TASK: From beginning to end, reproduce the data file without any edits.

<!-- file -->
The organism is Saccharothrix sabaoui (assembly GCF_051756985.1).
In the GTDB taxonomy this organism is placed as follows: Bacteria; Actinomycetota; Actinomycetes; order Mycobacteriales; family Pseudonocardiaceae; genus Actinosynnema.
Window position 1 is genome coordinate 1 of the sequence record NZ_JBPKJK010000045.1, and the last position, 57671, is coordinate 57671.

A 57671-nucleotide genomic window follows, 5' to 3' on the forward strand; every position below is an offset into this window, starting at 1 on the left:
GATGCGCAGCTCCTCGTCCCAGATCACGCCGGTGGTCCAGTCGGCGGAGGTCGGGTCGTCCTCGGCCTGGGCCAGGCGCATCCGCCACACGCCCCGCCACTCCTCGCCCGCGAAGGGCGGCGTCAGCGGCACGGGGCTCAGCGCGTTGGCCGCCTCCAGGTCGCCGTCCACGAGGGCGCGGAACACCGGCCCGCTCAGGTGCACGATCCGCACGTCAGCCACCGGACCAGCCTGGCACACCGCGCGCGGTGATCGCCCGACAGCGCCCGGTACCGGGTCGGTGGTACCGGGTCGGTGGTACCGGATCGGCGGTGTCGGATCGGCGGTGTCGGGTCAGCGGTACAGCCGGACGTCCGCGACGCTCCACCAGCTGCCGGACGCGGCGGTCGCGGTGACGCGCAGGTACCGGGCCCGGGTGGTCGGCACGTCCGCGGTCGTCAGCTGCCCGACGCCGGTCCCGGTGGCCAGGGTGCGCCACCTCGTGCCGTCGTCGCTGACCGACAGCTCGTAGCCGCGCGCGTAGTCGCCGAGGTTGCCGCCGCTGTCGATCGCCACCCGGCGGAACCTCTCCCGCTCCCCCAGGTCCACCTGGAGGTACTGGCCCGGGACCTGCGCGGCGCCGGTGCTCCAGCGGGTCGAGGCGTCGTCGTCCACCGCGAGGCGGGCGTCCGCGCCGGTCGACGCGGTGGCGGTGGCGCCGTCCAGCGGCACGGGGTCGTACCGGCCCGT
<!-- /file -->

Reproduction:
The organism is Saccharothrix sabaoui (assembly GCF_051756985.1).
In the GTDB taxonomy this organism is placed as follows: Bacteria; Actinomycetota; Actinomycetes; order Mycobacteriales; family Pseudonocardiaceae; genus Actinosynnema.
Window position 1 is genome coordinate 1 of the sequence record NZ_JBPKJK010000045.1, and the last position, 57671, is coordinate 57671.

A 57671-nucleotide genomic window follows, 5' to 3' on the forward strand; every position below is an offset into this window, starting at 1 on the left:
GATGCGCAGCTCCTCGTCCCAGATCACGCCGGTGGTCCAGTCGGCGGAGGTCGGGTCGTCCTCGGCCTGGGCCAGGCGCATCCGCCACACGCCCCGCCACTCCTCGCCCGCGAAGGGCGGCGTCAGCGGCACGGGGCTCAGCGCGTTGGCCGCCTCCAGGTCGCCGTCCACGAGGGCGCGGAACACCGGCCCGCTCAGGTGCACGATCCGCACGTCAGCCACCGGACCAGCCTGGCACACCGCGCGCGGTGATCGCCCGACAGCGCCCGGTACCGGGTCGGTGGTACCGGGTCGGTGGTACCGGATCGGCGGTGTCGGATCGGCGGTGTCGGGTCAGCGGTACAGCCGGACGTCCGCGACGCTCCACCAGCTGCCGGACGCGGCGGTCGCGGTGACGCGCAGGTACCGGGCCCGGGTGGTCGGCACGTCCGCGGTCGTCAGCTGCCCGACGCCGGTCCCGGTGGCCAGGGTGCGCCACCTCGTGCCGTCGTCGCTGACCGACAGCTCGTAGCCGCGCGCGTAGTCGCCGAGGTTGCCGCCGCTGTCGATCGCCACCCGGCGGAACCTCTCCCGCTCCCCCAGGTCCACCTGGAGGTACTGGCCCGGGACCTGCGCGGCGCCGGTGCTCCAGCGGGTCGAGGCGTCGTCGTCCACCGCGAGGCGGGCGTCCGCGCCGGTCGACGCGGTGGCGGTGGCGCCGTCCAGCGGCACGGGGTCGTACCGGCCCGT